AFM Modes

FastForce Volume

Traditional force mapping, more powerful and accessible than ever

Traditional Force Volume is a trusted technique used extensively in biomechanical investigations. Researchers interested in how molecules and cells respond to mechanical stimuli or exert forces on their environments can turn to AFM to obtain highly accurate Force-Distance Measurements in a two-dimensional array. Force variations and topography images are obtained, along with individual force curves at any point.

Bruker’s FastForce Volume extends the traditional technique to ramp rates exceeding 100Hz while maintaining pN trigger forces. This accelerates image acquisition by more than 10x and closes the gap to the frequencies employed by PeakForce Tapping®. As a result, the combination of FastForce Volume and PeakForce Tapping allows investigation of mechanical properties on ramp rates from sub-Hz to several kHz, on soft biological samples as well as polymers and other materials.

When used together with the PeakForce QNM® high-accuracy kit, the new FastForce Volume also provides quantitative nanomechanical data out of the box, without any need of a reference sample. Bruker’s precalibrated probes, their integration into the workflow in the software, and the availability of property maps real-time and off-line in FastForce Volume mode enable acquisition of this calibrated data without added complexity.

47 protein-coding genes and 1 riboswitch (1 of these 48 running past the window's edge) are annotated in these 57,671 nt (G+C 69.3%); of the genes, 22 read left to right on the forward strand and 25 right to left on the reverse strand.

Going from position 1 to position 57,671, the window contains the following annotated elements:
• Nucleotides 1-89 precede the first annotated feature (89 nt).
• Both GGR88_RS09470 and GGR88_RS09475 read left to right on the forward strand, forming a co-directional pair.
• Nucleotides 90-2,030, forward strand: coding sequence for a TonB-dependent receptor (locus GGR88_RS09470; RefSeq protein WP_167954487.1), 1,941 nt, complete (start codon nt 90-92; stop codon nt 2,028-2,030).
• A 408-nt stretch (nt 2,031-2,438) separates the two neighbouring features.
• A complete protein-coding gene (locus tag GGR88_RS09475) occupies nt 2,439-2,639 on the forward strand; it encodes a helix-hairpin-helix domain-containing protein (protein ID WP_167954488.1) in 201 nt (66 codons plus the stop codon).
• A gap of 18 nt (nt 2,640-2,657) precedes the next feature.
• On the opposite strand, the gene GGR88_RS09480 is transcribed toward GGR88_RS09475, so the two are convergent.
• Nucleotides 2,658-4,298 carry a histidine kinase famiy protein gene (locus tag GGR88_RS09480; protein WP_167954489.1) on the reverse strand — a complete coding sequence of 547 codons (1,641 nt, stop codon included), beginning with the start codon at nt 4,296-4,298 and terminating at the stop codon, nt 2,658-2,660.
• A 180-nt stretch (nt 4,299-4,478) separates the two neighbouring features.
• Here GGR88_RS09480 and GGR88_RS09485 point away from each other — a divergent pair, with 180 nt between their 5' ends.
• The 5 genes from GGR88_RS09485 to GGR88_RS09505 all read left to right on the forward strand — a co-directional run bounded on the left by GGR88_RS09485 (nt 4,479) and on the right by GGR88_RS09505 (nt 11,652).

Force Volume Mapping now includes real-time and offline quantitative property calculations. Calculations include DMT modulus, tip-sample adhesion, and the Sneddon modulus model, ideal for soft biological samples.

Force Volume is a valuable legacy technique in Bruker’s Nanomechanics Package. Force Volume users will want to explore the game-changing new mode, PeakForce QNM.

FastForce Volume modulus map of ternary polymer blend (PS, PP, PE) collected with a ramp rate of 122Hz. Bright areas are PS (modulus ~2.9GPa), dark areas are PE (modulus ~1.8GPa), matrix is PP (modulus ~1.9GPa).

We very much like FASTForce volume. We’re impressed by the speed and accuracy of the force curves. We easily ramped from 10 up to 150 Hz with appropriate cantilevers on living cells, and the curves looked very good with flat baselines and decent pixel density.

Sébastien Janel, Institut Pasteur de Lille